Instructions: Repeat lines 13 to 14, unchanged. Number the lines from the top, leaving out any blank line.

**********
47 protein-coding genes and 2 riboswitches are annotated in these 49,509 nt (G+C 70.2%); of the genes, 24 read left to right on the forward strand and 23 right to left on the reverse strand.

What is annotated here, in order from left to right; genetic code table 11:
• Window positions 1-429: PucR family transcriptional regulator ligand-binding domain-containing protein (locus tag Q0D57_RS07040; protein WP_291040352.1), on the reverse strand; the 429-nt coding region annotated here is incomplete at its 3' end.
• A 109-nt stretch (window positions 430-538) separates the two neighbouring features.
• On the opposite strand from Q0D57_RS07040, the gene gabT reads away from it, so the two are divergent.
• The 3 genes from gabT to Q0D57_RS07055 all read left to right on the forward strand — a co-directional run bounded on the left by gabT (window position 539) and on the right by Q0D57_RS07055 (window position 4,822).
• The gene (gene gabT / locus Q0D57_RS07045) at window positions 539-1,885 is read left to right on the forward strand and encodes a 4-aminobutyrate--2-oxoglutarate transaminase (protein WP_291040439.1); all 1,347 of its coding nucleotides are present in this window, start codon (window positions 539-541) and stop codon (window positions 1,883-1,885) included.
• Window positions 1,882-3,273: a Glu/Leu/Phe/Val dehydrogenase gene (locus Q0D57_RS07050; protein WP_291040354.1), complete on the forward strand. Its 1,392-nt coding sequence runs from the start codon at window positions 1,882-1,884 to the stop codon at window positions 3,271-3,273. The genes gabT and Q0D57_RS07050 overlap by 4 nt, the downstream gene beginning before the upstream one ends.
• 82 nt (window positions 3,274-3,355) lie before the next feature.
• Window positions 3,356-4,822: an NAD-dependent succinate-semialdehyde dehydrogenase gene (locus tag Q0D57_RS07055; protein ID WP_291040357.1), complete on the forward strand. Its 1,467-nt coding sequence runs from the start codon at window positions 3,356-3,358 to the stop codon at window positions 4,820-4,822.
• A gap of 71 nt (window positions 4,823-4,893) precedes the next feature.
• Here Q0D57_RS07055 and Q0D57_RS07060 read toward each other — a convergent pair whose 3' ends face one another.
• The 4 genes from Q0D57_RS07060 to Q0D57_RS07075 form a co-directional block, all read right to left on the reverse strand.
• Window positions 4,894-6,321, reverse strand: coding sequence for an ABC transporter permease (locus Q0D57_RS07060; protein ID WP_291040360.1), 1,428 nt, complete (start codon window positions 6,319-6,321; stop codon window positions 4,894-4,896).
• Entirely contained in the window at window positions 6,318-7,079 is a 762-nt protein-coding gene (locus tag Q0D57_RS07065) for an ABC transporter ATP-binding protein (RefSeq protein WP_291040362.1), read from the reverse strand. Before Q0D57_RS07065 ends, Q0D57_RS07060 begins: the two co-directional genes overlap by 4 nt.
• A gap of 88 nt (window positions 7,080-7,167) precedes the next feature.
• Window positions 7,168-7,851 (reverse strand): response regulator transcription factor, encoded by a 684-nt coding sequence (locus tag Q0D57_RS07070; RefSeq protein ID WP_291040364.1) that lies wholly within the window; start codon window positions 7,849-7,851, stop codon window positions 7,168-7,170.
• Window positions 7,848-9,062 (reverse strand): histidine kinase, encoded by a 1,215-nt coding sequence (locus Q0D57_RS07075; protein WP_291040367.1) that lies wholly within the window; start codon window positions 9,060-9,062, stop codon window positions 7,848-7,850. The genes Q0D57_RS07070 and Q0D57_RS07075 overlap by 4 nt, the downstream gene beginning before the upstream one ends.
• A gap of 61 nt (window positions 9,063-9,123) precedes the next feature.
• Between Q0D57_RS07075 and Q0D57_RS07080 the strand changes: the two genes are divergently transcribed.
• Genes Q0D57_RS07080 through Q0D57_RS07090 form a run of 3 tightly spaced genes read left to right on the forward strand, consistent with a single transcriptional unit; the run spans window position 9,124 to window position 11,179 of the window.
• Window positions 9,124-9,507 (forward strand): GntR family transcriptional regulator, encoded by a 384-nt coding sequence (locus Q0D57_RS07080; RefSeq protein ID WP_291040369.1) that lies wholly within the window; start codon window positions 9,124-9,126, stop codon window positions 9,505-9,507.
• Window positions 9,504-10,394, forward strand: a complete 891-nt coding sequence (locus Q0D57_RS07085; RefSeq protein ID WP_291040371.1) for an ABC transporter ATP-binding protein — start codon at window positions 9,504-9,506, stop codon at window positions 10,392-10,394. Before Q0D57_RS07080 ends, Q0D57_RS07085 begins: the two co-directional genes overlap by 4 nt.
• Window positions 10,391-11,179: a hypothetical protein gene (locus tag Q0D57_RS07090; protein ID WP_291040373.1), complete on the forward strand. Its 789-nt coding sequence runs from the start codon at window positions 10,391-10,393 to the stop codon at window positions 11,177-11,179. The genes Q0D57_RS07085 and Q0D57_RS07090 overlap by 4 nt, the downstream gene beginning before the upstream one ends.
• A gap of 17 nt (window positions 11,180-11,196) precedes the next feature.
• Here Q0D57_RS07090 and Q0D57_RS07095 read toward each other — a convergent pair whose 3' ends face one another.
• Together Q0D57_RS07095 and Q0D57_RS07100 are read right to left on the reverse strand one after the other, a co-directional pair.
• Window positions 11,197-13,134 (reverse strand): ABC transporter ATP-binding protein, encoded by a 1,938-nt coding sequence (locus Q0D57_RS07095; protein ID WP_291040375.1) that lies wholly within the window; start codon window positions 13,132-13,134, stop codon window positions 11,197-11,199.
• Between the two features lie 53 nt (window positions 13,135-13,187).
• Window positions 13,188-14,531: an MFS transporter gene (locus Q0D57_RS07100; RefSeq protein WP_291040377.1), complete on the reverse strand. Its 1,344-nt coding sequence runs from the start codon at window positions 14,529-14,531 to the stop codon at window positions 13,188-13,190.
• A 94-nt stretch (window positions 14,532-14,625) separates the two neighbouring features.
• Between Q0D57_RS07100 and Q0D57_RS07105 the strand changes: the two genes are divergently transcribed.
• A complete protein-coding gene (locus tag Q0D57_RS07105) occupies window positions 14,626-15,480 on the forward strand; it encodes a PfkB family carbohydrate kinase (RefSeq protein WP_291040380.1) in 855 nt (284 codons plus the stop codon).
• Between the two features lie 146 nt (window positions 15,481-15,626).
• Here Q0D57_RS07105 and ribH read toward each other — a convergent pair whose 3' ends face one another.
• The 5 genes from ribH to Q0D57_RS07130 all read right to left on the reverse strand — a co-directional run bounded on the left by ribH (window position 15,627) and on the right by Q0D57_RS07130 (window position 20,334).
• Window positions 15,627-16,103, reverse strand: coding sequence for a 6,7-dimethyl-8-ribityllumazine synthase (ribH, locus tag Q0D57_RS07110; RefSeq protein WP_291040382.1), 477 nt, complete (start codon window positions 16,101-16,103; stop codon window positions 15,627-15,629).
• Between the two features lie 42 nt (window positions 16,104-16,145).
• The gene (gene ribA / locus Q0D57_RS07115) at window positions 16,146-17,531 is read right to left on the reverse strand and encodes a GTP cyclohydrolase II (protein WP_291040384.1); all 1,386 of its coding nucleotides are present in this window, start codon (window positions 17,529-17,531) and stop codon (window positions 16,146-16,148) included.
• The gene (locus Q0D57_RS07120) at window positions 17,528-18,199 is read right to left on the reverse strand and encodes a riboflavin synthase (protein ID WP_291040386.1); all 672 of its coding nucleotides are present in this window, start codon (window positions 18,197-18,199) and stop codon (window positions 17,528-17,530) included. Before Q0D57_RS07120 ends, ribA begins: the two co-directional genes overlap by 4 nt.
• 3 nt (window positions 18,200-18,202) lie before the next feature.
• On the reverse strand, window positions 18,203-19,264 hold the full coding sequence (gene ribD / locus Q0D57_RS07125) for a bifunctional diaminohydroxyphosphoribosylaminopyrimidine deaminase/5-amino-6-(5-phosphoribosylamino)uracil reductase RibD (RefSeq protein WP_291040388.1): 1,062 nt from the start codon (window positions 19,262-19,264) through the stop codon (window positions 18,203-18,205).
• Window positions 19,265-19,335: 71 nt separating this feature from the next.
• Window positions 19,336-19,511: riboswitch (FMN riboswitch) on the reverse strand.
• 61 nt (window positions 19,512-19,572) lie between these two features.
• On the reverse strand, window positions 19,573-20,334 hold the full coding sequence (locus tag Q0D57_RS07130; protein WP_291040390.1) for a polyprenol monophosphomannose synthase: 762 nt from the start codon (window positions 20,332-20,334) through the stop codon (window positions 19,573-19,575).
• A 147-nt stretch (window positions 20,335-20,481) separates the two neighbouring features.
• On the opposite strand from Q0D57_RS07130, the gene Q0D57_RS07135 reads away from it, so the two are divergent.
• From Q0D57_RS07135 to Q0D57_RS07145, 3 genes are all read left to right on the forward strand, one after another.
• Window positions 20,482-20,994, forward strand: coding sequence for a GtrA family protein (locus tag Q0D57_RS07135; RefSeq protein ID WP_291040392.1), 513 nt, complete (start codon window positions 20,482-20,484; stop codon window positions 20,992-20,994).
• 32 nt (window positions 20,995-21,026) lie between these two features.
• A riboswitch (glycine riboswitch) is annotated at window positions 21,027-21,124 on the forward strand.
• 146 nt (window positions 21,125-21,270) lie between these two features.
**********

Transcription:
• The 4 genes from Q0D57_RS07060 to Q0D57_RS07075 form a co-directional block, all read right to left on the reverse strand.
• Window positions 4,894-6,321, reverse strand: coding sequence for an ABC transporter permease (locus Q0D57_RS07060; protein ID WP_291040360.1), 1,428 nt, complete (start codon window positions 6,319-6,321; stop codon window positions 4,894-4,896).